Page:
Storing reclaimed lumber has been an issue for me in recent years. I don’t search out reclaimed lumber, but when it finds me—I rarely turn it down. And old saying in our family “it’s not eating anything” so why not store it?
I got this stuff almost 3 years ago and I still have some of the fence boards and 2x4’s. Are you ready to see the ugly truth of where I’ve been storing it?
yikes! This is a long narrow building attached to a garage. Way back in the day I used it for my Finish Max painting projects. For the last couple of years it has become a dumping ground. Don’t get me wrong, I would still grab lumber from here—but it had pretty much become useless as a storage solution. The roof has leaked for years, so I haven’t been able to store much more than reclaimed lumber here. Years ago there was an overhead light fixture, but some people who tried to repair the roof tore it out. ugh!
Shameful, right? I only show a really ugly before picture if I have a fabulous AFTER picture . . .
. . . not yet! First I have to show you how it was coming along. One of the major problems of the woodshed was how dark it was without a light. See how bright it is? While planning the makeover, Rodney (neighbor) and I discussed a skylight. But, that was too expensive! We improvised with one of those huge windows on the right. At this point, the original roof had been torn off, repairs of rotted wood had been made and Rodney cut the hole in the roof where the window would fit. Had it not been so well lit, I wouldn’t have been brave enough to go in there and clear this stuff out.
I helped Rodney on the roof on the first day, and thereafter whenever he needed help. But my job quickly became clearing out the woodshed. The upper shelf on the left held some deteriorated sheetrock and lots of fluorescent bulbs for the garage. The work bench in the back AND the upper shelf were full of feces! Huge clumps of poop!!! I’m not sure if it was raccoons or possums. I really don’t care. It was so GROSS. I donned safety goggles, you know, the kind you wear for science experiments—a hat, mask and gloves to clean all that up. Then I promptly removed it all so that the critters would lose their outhouse!
Empty AND clean! It’s not the best building in the world, but it’s what I have. Hindsight 20/20, I now realize that we could have easily put in a couple of windows in the walls. A window in the back would be really helpful. Oh well. You can see the sun shining through the roof/ceiling onto the floor.
The hardest part of organizing
The hardest part of organizing any big job is deciding what to keep and what to toss. I kept the reclaimed lumber sorted as I pulled it out of the woodshed. Some of it is for building projects, and some of it is for Etsy signs. I don’t want to use premium fence boards for building when I need it for making pretty rustic wedding signs.
Funny story! I have had these barstools for a few years. I took them apart and saved the turntable that makes them swivel. Then they sat upside down in the woodshed waiting for a useful purpose. I decided to put them to the curb. I carried one to the street and set it down as you see here. Suddenly it occurred to me that the two of them would actually sit right next to each other making a great double chair bench! Needless to say, I brought them back to the woodshed.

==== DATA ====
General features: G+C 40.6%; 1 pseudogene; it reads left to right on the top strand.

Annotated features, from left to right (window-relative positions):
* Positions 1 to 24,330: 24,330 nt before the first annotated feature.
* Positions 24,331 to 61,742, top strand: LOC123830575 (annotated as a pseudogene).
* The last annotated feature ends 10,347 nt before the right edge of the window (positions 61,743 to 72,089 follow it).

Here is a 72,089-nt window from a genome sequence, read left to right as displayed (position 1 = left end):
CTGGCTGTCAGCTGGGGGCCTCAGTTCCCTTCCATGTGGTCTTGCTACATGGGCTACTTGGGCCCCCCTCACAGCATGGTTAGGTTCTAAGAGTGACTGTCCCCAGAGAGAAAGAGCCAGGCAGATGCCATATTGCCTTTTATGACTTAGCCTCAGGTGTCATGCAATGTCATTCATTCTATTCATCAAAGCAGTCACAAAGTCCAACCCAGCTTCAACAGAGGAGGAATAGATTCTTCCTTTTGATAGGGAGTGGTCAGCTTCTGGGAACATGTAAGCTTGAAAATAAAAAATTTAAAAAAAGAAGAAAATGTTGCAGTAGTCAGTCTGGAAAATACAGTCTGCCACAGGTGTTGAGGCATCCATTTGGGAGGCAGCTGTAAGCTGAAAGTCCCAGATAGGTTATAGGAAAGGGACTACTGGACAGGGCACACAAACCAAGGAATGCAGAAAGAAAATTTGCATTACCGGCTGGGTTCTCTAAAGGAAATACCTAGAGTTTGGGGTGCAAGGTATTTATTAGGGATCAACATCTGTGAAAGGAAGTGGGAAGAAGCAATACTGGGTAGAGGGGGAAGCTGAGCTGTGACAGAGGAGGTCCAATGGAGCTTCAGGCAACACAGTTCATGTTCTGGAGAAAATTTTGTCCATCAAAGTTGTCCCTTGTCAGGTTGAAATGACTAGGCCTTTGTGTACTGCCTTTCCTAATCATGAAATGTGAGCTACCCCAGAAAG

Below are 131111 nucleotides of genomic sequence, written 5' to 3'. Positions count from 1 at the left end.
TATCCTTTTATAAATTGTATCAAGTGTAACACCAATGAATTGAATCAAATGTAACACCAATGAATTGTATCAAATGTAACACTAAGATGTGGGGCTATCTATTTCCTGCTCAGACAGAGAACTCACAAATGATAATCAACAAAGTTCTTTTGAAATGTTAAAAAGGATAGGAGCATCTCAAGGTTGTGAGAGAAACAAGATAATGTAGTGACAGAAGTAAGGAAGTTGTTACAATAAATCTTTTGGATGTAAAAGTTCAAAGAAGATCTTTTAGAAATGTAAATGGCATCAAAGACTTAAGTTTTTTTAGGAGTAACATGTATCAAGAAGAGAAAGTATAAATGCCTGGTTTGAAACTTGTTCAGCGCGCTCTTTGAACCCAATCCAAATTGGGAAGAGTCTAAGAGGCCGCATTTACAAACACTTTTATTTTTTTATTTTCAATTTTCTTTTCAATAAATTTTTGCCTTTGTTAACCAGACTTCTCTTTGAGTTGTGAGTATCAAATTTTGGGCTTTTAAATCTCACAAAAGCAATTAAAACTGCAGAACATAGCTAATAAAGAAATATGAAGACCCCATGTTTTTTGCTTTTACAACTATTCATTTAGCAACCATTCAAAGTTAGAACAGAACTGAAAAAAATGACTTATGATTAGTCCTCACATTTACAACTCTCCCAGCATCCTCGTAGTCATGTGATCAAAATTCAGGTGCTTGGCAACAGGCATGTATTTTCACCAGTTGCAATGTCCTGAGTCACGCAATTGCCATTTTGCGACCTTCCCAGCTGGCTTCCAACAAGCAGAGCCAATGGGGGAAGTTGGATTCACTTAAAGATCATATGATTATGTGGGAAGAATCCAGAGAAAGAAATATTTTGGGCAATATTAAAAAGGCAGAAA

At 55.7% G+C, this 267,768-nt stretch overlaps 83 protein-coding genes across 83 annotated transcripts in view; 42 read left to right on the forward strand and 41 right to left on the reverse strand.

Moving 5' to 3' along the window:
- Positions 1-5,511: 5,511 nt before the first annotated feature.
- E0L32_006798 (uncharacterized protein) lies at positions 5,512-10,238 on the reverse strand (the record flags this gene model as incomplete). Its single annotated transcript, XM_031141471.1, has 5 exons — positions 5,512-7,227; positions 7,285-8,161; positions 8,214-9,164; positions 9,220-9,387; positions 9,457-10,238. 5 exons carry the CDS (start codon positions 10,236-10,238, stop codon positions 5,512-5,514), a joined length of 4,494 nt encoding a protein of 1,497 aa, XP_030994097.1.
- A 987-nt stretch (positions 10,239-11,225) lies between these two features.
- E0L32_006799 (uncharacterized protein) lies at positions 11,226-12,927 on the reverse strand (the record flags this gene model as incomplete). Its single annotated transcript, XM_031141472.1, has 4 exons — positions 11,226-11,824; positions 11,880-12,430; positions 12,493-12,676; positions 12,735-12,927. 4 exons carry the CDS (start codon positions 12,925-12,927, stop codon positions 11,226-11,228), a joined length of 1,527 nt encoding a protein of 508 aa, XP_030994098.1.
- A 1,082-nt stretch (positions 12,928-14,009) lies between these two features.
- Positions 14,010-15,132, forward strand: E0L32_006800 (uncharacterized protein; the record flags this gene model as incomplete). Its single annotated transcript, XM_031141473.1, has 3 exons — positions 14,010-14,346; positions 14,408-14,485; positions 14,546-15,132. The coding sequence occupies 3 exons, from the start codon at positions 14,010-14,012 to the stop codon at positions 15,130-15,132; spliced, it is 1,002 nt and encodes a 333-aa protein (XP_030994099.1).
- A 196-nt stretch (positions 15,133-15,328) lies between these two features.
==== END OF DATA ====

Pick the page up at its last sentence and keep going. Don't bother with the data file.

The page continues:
I did end up putting a LOT to the street. I like to put stuff out a couple of days before garbage pickup to give scavengers a chance to rummage. It worked. By the time the garbage man came, all the good stuff was gone and the only stuff left was worthless.
ps I also kept the two bases for these stools.
Video tour Storing Reclaimed Lumber
You can watch the video, or check out the pictures below . . .
Storage options for junk and reclaimed lumber
Utilizing wall space is a great option to keep things neater. I inserted long screws that allowed me to hang a patio table, leftover lattice work and more. The lattice is very old, but I put it to good use making a garbage can enclosure!
Vertical storage of reclaimed lumber is the best way to easily sort and grab just what you need.
This woodshed naturally gathers yard debris and leaves. It will be nearly impossible to keep the floor tidy unless I install doors across the front. For now, I’m calling it done! I’m so thankful to be able to use my rolling paint table and my large work table (also on wheels) again! I have already used both tables in the last couple of days.
Next week I’ll share a little about the roofing process, using a reclaimed window as a skylight and forming your own flashing.
One more look at the amazing empty space! I’d love for you to share this with your friends on Pinterest!
Gail Wilson is the author and mastermind behind My Repurposed Life. She is obsessed with finding potential in unexpected places and believes that with a little hard work and imagination, any old thing can be made useful again, including herself!
Gail reinvented herself during a midlife crisis and has found purpose again. She hopes you will find new ideas for old things and pick up a few tools along the way.